Biotin the best way to promotes hair growth and hair health

Biotin — also known as vitamin B7 — is a B-complex vitamin that helps your body breaks down food into valuable energy. While you can maintain a healthy biotin level by eating meat, eggs, fish, seeds, nuts, and some vegetables, many people choose to consume it in a daily supplement. 

The name “biotin” comes from the Greek word “biotos,” which means “sustenance” or “life-giving.” As a B vitamin, biotin offers a variety of health benefits. It can help maintain the health of your nervous system, liver, eyes, hair, and skin.

Health Benefits

Biotin helps maintain many of your body’s major systems. Like other B vitamins, biotin helps your body use enzymes and carries nutrients throughout the body.

In addition, biotin can provide the following health benefits:

Diabetes Management

Type 2 diabetes is a serious condition characterized by high blood sugar levels that leaves the insulin function impaired. A biotin deficiency can disrupt blood sugar, or glucose regulation. Some evidence shows blood biotin levels may be lower in people with diabetes. As per a study, biotin was found to lower blood glucose levels in people with type 2 diabetes mellitus, a severe form of diabetes. The results were achieved by combining biotin with chromium picolinate, a supplement form of chromium. In effect, biotin was shown to regulate blood sugar levels by preventing insulin resistance, which is a major step forward in controlling diabetes. Overall, more high quality research is needed to fully understand the effects of biotin on diabetes and blood sugar control.

 

Hair Health

Biotin is well known for its positive effects on hair. Research shows that biotin improves hair health — including shines, volume, and scalp coverage in women who experience thinning hair.  Even though biotin deficiencies are rare; when surfaced, it can lead to symptoms of hair loss or a scaly red rash. Biotin has been shown to regrow, repair and reduce hair fall significantly.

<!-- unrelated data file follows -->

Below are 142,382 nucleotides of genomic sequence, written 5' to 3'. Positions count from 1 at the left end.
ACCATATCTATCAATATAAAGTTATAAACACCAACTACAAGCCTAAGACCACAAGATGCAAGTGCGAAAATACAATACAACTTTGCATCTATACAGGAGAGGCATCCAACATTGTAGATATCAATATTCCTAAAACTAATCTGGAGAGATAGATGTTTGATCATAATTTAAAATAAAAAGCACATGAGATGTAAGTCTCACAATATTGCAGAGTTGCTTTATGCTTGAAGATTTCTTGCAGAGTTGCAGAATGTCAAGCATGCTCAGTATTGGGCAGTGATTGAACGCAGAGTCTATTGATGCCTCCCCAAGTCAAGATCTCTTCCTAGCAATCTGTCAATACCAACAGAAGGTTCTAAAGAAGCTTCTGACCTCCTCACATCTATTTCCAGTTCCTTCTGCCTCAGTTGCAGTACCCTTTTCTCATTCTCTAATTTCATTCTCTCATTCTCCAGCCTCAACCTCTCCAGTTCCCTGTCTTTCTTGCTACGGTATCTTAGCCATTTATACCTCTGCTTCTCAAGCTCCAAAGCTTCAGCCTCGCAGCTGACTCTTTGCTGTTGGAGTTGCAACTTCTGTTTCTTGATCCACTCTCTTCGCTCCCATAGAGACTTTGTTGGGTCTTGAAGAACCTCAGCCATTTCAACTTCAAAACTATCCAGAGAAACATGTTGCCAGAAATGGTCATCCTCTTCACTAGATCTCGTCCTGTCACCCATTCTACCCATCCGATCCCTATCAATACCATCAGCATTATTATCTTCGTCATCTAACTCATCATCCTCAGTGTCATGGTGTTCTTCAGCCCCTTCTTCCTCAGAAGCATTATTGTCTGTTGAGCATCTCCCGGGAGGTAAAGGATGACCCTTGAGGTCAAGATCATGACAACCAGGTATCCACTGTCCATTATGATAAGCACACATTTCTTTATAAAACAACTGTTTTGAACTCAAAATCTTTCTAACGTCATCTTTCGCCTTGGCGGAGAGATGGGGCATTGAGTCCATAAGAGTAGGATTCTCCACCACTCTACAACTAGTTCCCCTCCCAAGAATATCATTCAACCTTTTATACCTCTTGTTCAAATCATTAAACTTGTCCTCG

It helps to make your hair look thick, lush, healthy and shiny. One of the main benefits is Biotin promotes hair growth and healthy hair. In a 2015 double-blind placebo study, researchers took a sample group of women who had visible hair loss. Half of them were made to take nutritional supplements of B7 (or Biotin) and another half took a placebo twice per day for 90 days. Digital images of affected scalp area were compared from the beginning and end of the study. Their hair was also washed to see the amount of shredding. In conclusion, the women who took the B7 nutritional supplement experienced significant hair growth in affected areas and reduced hair fall. Most of these women continued to take the nutritional supplement even after 180 days and the results supported further hair growth and improved quality of hair. No adverse effects were documented in any of the individuals participating in the study. Biotin also helps improve the body's keratine infrastructure. Keratine is the protein that makes up our hair, skin and nails.

 

Improved Skin and Fingernails

Research also shows that biotin helps improve skin’s hydration, smoothness, and appearance. In addition, some studies show that biotin can strengthen fingernails and make them grow faster. Biotin is a versatile addition to your beauty routine.

Prenatal Care

Biotin is also necessary for a healthy pregnancy. Studies show that a biotin deficiency — which is fairly common among women who are pregnant — can lead to health issues in developing babies. Because of this, women who are pregnant should regularly eat biotin-rich foods and should also consider taking biotin supplements.

WHAT ARE THE BEST WAYS TO REAP THE BENEFITS OF BIOTIN?

If you want to see for yourself whether the benefits of biotin are real, you have a couple of options. As we said, many foods contain biotin, so if you’re considering biotin as a way to boost your hair care game, you may want to try adding these foods into your diet. Some examples of food that contain the most biotin, according to the NIH, are eggs, fish, meat, seeds, nuts, and sweet potatoes. And it doesn’t stop there—the Mayo Clinic states that biotin is also found in liver, cauliflower, carrots, bananas, and cereals.

Taking a biotin supplement is potentially the most popular way to introduce more biotin to your system, but you’ll want to ask your doctor or your dermatologist before you begin—everybody’s body is different and can react differently to supplements. In fact, whatever type of supplement biotin capsule, biotin tablets regimen you’re considering, it’d be wise to run it by a medical professional before starting. Supplements can’t take the place of a well-balanced diet, so if you don’t think you’re getting enough of a certain vitamin or mineral, talk to your doctor before buying and ingesting a supplement.

Using biotin shampoo and other hair care products formulated with biotin is another option you may have considered. Keep in mind, however, that most of the research on biotin for hair that does exist focuses on biotin supplements, not topical use.

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